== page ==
The Chosen Ones

Baby Arrington de Dionyso and his family, 1976.

Family snapshot of Arrington de Dionyso (age 1) with his parents, 1976.

We are born with family, and we find our chosen family. Often whom we select overshadows our biology. Not always, but sometimes. It’s a balance. Peregrine Honig and Arrington de Dionyso are two prolific, inspired, intelligent creative people who I’ve chosen. They’ve become dear to me in a way that I can only describe as familial. They are my creative cousins, sisters, brothers and members. We see each other in-person a few times a year, but we always feel close.”

Peregrine, Arrington and I work in similar ways, intuitively moving through concepts and narratives. For the three of us, this way of making is a way of living — there is no separation between art and life. The conscious and subconscious are luminous and cohabitate. We thrive in that liminal space and avoid set schedules. We are informed by our emotions but not dependent on them for inspiration.

We all three met each other separately and there was an immediate sense of mirroring identities, as if we shared a language or had met before. If you look at our familial backgrounds, you wouldn’t expect us to relate. We come from vastly different places, and grew up in unparalleled worlds.

Alicia Eler, age 2, 1986.

Alicia Eler, age 2, 1986.

As a teenager, I developed an interest in pop culture and gender as seen through screens, mediations and reproductions. Diligently recording daily episodes of Seinfeld and The Simpsons were as much a part of my adolescent routine as playing soccer, having long phone conversations with friends on my personal phone line, journaling every detail about my entire day, and writing poetry until my hand hurt.

My dad was a chemical engineer; he is an immigrant from Istanbul. My mom grew up in a Jewish neighborhood on the north side of Chicago. She became a psychiatrist, the first doctor in her family. I naturally play the game of psychoanalyzing film and television characters, observing their narratives and trying to understand how they got to where they are. I imagine that they are to me what my mom’s patients are to her. In 2014, after seven years doing the harshly changing seasons of Chicago, I relocated to Los Angeles where the seasonal patterns brush the still air in softer subtle ways.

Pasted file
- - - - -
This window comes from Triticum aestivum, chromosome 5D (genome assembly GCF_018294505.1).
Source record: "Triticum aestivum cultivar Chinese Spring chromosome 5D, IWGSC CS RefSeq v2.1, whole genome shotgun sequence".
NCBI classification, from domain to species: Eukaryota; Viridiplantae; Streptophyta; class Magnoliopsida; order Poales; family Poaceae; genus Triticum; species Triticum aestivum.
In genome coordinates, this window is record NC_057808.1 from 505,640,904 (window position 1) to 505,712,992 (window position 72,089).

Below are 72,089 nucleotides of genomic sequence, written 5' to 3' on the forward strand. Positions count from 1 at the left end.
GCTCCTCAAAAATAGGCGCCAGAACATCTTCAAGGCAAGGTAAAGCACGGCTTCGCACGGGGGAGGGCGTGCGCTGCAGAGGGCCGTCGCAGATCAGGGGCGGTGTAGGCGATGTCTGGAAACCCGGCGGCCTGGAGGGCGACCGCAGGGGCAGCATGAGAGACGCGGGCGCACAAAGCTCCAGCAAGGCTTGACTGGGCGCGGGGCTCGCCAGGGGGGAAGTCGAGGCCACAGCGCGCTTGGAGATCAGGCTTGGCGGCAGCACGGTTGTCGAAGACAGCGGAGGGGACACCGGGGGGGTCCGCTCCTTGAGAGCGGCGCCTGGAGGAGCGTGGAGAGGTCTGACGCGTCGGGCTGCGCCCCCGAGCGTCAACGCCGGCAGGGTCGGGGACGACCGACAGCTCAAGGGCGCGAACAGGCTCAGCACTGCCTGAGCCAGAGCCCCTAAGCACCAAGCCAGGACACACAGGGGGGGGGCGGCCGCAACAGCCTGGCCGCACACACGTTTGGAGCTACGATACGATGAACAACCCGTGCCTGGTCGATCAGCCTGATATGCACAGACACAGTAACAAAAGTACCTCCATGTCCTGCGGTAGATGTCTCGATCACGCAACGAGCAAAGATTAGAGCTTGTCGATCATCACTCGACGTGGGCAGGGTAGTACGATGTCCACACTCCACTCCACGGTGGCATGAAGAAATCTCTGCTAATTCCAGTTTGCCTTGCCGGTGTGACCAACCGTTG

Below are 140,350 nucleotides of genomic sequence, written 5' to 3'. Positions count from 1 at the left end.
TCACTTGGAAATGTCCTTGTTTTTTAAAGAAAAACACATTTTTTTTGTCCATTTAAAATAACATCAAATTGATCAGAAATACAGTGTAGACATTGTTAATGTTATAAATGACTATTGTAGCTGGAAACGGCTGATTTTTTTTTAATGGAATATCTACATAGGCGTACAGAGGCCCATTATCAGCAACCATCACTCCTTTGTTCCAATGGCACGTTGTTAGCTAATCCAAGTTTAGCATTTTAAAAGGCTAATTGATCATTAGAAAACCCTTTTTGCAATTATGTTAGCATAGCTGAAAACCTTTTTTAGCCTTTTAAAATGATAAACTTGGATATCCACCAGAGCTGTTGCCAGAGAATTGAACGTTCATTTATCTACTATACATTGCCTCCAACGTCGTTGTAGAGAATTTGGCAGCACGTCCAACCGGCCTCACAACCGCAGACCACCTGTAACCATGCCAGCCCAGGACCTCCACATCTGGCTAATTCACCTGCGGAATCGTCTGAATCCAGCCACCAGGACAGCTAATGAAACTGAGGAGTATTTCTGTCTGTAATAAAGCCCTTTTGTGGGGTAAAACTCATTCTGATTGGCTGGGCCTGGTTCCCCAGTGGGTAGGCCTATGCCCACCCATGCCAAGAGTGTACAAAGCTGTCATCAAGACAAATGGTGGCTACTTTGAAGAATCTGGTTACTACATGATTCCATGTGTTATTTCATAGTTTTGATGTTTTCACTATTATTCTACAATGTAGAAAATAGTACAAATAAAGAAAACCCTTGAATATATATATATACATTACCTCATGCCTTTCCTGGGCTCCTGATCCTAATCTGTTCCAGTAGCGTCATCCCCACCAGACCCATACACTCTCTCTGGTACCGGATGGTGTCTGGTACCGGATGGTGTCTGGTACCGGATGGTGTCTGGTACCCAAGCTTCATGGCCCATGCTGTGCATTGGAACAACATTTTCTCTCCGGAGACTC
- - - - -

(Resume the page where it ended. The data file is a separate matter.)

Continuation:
Peregrine Honig as a toddler, 1980

Family snapshot of Peregrine Honig as a toddler, 1978.

Peregrine Honig grew up in San Francisco’s Project Artaud in the 70s and 80s. Both of her parents went to California College of Arts and Crafts; her father worked as a carpenter and later studied mechanical engineering. Her mother taught her calligraphy as a young child, a funny skill that helped her appear older than she was because her handwriting was so old-fashioned. Her father saved all of her sketchbooks; Peregrine drew compulsively from the time she was three-years-old. Most of the childhood drawings that she made from the time she was two- and three-years-old portrayed women giving birth. The images startled even the adults who came through Project Artaud. Sometime years later, she moved to Kansas City to attend the Art Institute, her work ended up in the Whitney Museum of American Art’s permanent collection, and she placed second on Season 1 of the BRAVO reality TV show Work of Art: The Next Great Artist. I’ve visited and stayed with Peregrine and her husband Mark Southerland many times in Kansas City, Missouri; it’s a place I know as well as my own home.

For the three of us, this way of making is a way of living — there is no separation between art and life. The conscious and subconscious are luminous and cohabitate.

People you love and respect always connect you to other likeminded souls.  Peregrine introduced me to Arrington de Dionyso, and I was immediately taken with his visionary drawings and paintings of many tribal characters  — people he saw in dreams and brought to paper. There’s a lightness to Arrington; he is an artist and musician, oscillating between an intensive drawing and painting practice, world music tours, and spiritually inspired music-making with Malaikat dan Singa, Old Time Relijun, and The Naked Future. His parents are Methodist ministers, and he grew up in various cities around the country — Chicago, Little Rock, Arkansas, and Spokane, Washington. Now he’s in Olympia, Washington. We’ve crossed paths in Chicago, Los Angeles and Portland. Where we meet up feels less important than the states of mind we are in when we share physical space, when our minds meet and we see eye to eye.

 

  1. Amanda says:

    I too have friends in my life that have become family and we are most definitely from different backgrounds. These friends that I may only see a few times a year also, like you, give me a sense of security when we are together. It feels like everything is right in the world for just a moment when we finally reconnect. Some are far and some are close but we remain connected regardless of distance and time. Thank you for your post

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